At first glance, the Telefonplan tower in Stockholm looks like an average large building. It’s colorful, but nothing out of the ordinary. It’s only when you call a certain number (+46 8 122 012 35) that things get interesting.
That’s the number for changing the lights on each floor. Select 1 through 9 to choose a level, then decide the darkness/lightness you want. “1”, for example, means less red, “3” means more.
The Telefonplan is an unusual example of participatory design, where citizens, not designers-on-high, get to decide what happens. (It’s also a fun way to kill a few minutes and you can see the results in real time via the webcam).
“Public space is a very important part of democracy,” says Erik Krikortz, one of the artists behind the project. “We need to make constant efforts to protect and develop our common spaces, in order to keep them free and open. There is always a risk that commercial interests will dominate too much, and disciplinary architecture can be used to deny certain groups access to public spaces.”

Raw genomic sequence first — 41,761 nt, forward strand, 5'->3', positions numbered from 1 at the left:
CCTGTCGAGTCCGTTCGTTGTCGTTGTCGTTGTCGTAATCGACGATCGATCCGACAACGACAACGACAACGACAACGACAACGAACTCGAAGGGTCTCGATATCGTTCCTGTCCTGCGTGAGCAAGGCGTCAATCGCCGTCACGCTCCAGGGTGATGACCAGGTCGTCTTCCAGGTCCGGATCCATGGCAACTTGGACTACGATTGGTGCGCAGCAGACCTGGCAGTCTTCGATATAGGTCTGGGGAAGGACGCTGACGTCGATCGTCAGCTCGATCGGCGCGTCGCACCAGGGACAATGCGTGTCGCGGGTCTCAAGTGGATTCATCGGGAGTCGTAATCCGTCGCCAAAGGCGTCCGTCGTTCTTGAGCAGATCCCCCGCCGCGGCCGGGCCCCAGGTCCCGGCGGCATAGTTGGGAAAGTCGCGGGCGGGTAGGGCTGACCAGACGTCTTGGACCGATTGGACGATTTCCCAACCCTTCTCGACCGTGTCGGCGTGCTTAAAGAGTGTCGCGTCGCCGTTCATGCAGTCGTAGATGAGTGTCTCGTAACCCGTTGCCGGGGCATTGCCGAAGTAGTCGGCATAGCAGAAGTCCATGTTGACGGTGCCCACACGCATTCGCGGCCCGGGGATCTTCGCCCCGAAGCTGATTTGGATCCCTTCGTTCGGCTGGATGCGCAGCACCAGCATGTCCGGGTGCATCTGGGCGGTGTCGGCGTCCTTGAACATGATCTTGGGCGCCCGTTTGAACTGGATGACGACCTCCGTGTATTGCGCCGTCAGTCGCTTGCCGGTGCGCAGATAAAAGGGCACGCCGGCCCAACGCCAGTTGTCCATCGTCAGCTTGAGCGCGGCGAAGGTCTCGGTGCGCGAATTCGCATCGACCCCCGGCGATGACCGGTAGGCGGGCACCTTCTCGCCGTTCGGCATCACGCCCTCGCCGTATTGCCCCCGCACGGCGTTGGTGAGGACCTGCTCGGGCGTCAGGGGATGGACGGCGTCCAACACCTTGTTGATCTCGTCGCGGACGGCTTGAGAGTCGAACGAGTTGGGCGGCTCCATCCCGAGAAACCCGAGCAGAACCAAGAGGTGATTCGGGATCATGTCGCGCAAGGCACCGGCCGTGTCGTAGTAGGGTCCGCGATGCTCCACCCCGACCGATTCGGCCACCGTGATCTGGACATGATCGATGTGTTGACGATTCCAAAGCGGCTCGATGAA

Krikortz worked on the project with architect Milo Lavén and designer Loove Broms. Before setting up the installation, the building–which used to be an Ericsson research facility–stood empty and dark.
If someone else is changing the colors, the line will say it’s busy. You can also use an accompanying mobile app.
“The advertising ban in São Paulo and other cities shows us how we can improve our cities and public spaces by thinking outside the box,” adds Krikortz. “These kind of creative ideas must come not only from artists, designers and architects, but also from politicians and the general public.